Other Cost Factors
Of course, the cost of tree removal doesn’t depend on just the tree itself. Other complicating factors may increase the price. For example, if you live in a remote location, you may be charged a travel surcharge, since the contractor will need to drive heavy machinery out to your property. Additionally, people who live in locations with a higher cost of living will likely see higher costs when hiring tree removal contractors.
Not to mention, anything that makes removing trees more difficult will cost more. This includes sloped yards, rocky or muddy soil, an angled trunk, or weak branches. If it’s risky to access or fell the tree—for example, if the tree is near power lines or close to your house or other buildings—you might get charged an extra 50% for tree removal.
In these cases, special machinery like cranes must be used to keep the falling tree from hitting surrounding structures. For jobs that require a crane, expect to add at least $500 to the tree removal price.
Finally, many areas require you to purchase a permit to remove a tree taller than 10 feet. While the cost of a permit is relatively low—approximately between $60 and $150—failing to get one before beginning work could net you a more substantial fine later in the process.
Additional Tree Services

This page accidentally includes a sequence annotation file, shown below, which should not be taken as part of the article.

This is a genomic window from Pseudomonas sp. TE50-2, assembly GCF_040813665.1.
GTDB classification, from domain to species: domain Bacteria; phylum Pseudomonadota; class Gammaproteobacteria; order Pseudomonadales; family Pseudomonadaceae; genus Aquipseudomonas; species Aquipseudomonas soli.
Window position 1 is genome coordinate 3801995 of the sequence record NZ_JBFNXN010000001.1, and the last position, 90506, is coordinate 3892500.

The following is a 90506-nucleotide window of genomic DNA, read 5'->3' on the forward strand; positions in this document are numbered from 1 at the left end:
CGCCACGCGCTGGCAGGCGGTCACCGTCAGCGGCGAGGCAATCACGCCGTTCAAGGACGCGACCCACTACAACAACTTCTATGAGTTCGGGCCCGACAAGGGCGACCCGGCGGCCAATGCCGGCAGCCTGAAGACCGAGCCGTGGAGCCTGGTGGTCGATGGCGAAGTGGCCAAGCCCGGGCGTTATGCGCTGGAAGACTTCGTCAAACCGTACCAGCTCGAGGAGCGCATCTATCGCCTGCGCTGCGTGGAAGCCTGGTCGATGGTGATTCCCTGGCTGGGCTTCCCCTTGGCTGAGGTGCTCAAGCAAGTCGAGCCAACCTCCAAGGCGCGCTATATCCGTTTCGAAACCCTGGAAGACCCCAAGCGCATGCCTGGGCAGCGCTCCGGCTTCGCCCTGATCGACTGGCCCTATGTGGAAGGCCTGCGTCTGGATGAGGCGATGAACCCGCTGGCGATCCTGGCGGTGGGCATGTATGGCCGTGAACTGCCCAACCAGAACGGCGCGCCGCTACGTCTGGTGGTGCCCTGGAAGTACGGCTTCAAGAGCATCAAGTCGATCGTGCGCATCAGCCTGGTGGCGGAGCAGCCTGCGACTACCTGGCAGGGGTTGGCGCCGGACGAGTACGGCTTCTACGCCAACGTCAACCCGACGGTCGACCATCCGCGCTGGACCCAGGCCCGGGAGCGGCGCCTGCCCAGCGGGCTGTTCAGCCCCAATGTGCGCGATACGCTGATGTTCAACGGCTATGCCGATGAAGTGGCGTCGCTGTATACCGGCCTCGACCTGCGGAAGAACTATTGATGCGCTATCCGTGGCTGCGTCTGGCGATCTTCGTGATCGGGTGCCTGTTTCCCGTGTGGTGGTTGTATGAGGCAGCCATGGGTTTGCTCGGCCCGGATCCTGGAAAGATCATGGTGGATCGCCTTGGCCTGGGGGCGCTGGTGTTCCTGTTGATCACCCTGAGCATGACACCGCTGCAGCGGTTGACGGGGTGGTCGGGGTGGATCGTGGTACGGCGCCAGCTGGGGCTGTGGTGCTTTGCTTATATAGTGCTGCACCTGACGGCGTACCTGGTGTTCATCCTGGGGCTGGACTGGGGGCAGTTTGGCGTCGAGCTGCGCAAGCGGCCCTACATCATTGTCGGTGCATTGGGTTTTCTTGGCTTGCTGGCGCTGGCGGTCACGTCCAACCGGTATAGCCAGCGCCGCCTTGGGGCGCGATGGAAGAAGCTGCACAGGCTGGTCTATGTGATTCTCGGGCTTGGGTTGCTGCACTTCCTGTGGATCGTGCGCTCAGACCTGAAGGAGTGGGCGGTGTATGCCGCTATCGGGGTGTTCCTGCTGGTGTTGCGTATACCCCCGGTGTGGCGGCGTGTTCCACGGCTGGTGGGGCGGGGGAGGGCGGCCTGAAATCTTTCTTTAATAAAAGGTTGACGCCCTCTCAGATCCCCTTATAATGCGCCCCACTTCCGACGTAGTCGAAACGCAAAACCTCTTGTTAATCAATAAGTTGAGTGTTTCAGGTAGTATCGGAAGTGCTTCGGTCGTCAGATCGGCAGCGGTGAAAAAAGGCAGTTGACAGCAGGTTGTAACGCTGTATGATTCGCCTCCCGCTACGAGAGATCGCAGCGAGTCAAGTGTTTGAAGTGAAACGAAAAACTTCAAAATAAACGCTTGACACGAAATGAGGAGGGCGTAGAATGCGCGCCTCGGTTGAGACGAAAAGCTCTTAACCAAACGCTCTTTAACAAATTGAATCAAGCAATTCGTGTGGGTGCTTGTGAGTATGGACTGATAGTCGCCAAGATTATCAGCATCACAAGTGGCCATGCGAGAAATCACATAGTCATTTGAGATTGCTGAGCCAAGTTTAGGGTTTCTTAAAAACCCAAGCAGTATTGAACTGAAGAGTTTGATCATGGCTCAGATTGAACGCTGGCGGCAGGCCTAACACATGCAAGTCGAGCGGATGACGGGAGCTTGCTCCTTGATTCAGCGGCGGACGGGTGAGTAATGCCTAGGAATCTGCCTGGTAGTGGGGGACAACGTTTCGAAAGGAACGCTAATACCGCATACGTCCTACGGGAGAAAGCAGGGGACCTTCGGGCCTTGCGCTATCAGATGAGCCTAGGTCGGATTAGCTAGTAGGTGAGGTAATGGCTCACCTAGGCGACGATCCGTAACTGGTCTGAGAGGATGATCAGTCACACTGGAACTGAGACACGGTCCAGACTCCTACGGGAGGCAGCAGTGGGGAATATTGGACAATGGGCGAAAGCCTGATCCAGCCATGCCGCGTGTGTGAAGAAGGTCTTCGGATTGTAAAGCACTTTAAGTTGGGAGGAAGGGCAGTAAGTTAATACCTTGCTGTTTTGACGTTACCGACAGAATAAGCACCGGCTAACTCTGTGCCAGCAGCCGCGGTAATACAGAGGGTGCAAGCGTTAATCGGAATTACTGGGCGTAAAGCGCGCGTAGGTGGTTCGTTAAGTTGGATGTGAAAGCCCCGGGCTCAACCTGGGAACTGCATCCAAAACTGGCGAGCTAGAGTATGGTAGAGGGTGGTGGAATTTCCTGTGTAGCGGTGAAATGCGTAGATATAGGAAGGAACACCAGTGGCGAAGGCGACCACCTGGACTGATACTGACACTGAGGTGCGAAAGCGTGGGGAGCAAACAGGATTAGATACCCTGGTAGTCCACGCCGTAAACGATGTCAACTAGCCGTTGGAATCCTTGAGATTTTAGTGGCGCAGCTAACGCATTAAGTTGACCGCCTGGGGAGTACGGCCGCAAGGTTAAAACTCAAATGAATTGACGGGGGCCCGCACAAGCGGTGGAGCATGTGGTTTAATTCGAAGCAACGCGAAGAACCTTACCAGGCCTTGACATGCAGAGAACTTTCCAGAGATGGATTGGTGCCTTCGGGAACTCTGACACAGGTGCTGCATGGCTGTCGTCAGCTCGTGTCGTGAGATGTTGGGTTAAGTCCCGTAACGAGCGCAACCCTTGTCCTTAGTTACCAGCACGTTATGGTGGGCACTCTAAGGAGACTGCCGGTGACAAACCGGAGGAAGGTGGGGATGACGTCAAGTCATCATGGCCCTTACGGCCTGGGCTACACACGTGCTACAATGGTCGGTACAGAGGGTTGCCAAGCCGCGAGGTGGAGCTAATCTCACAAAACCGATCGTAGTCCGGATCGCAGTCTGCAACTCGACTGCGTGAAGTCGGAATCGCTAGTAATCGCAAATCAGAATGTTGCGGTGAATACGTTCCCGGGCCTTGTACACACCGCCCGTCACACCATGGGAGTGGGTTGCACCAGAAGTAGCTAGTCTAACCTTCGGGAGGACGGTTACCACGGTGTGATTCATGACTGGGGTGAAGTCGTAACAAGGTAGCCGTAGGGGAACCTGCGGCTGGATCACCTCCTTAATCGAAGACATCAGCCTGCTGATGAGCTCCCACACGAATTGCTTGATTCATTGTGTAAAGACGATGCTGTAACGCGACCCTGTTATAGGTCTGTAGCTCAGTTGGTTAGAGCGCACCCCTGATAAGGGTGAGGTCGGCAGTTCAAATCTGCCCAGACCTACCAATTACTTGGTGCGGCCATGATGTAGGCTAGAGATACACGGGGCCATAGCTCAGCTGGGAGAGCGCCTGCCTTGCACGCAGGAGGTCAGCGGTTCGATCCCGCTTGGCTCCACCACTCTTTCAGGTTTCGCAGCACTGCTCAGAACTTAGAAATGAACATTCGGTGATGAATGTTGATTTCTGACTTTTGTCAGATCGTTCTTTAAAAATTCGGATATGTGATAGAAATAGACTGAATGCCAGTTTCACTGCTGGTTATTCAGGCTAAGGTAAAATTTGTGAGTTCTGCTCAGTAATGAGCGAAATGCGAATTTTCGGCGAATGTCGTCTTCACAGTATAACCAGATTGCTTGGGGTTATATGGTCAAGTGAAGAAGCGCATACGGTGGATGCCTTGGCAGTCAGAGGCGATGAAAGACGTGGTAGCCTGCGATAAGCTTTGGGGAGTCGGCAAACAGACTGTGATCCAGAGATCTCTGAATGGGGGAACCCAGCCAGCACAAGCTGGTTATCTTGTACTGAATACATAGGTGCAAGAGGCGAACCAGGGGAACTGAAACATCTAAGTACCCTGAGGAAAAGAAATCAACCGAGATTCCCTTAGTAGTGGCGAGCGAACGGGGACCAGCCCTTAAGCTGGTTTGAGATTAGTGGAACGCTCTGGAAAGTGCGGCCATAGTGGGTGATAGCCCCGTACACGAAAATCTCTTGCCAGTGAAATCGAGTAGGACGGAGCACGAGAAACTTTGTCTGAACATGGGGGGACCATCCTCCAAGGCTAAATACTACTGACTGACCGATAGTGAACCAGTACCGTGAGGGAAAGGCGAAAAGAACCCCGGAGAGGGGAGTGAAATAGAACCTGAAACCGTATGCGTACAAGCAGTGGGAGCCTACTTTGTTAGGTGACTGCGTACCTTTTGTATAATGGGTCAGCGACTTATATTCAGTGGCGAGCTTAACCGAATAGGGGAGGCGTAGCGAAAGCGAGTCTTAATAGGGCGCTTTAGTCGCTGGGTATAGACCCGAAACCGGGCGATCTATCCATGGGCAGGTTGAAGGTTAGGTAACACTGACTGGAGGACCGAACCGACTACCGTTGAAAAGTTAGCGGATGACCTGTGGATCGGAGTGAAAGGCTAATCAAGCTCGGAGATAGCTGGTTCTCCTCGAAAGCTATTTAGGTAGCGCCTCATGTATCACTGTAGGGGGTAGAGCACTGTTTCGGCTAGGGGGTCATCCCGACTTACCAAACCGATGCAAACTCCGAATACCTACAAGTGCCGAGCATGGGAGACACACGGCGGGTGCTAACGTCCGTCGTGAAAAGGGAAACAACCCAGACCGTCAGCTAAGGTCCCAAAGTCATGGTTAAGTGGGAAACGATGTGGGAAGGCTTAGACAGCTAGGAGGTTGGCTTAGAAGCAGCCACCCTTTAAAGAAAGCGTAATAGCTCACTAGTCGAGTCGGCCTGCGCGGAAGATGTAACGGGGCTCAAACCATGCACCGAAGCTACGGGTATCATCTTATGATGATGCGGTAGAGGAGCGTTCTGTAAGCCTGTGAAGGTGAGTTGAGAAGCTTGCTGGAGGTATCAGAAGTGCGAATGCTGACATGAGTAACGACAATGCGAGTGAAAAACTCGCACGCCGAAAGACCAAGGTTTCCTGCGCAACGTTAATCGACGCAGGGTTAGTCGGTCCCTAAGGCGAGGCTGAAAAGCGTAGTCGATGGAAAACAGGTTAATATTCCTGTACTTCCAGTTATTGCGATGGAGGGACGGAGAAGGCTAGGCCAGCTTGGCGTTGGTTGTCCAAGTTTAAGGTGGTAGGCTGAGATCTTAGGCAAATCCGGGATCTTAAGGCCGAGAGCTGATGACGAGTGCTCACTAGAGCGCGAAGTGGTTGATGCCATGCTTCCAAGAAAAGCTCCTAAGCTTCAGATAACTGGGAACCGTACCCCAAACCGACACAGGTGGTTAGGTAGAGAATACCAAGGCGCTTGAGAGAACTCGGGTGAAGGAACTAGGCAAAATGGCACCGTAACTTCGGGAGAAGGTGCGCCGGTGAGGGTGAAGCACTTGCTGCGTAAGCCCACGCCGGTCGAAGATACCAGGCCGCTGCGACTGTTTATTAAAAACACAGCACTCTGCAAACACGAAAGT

With the exception of emergency tree removal, most homeowners are usually looking to remove trees as part of a larger landscaping project. In this case, you may want to look into some of the other services that tree removal companies provide. You may save money by hiring a company for a comprehensive project instead of breaking it up into multiple jobs.
In general, the cost of tree removal includes removing and disposing of the trunk and large branches. However, you’ll typically be left with a lot of additional debris, and you might not want to dispose of it yourself. After all, hauling away debris can be expensive and time-consuming if it’s not something you’re equipped to do. Some professional tree removal services will offer different methods of debris disposal for an additional price.
- A company may offer to haul away extra debris, usually for an additional $50 to $100.
- A company may use a wood chipper and turn the debris into mulch for your next landscaping project. This usually costs between $75 and $125 per hour.
- Alternatively, you could have the tree and larger branches split into fire logs, typically for about $75 to $100 per tree.
Stump Grinding or Removal
Unfortunately, the price of tree removal doesn’t always include removal of the tree’s stump. Some homeowners may like the look of the stump and want to include it in their landscaping, but most want it gone. Because of the stump’s remaining root system, which may not be obvious from above the ground, this is usually a job for a specialized professional.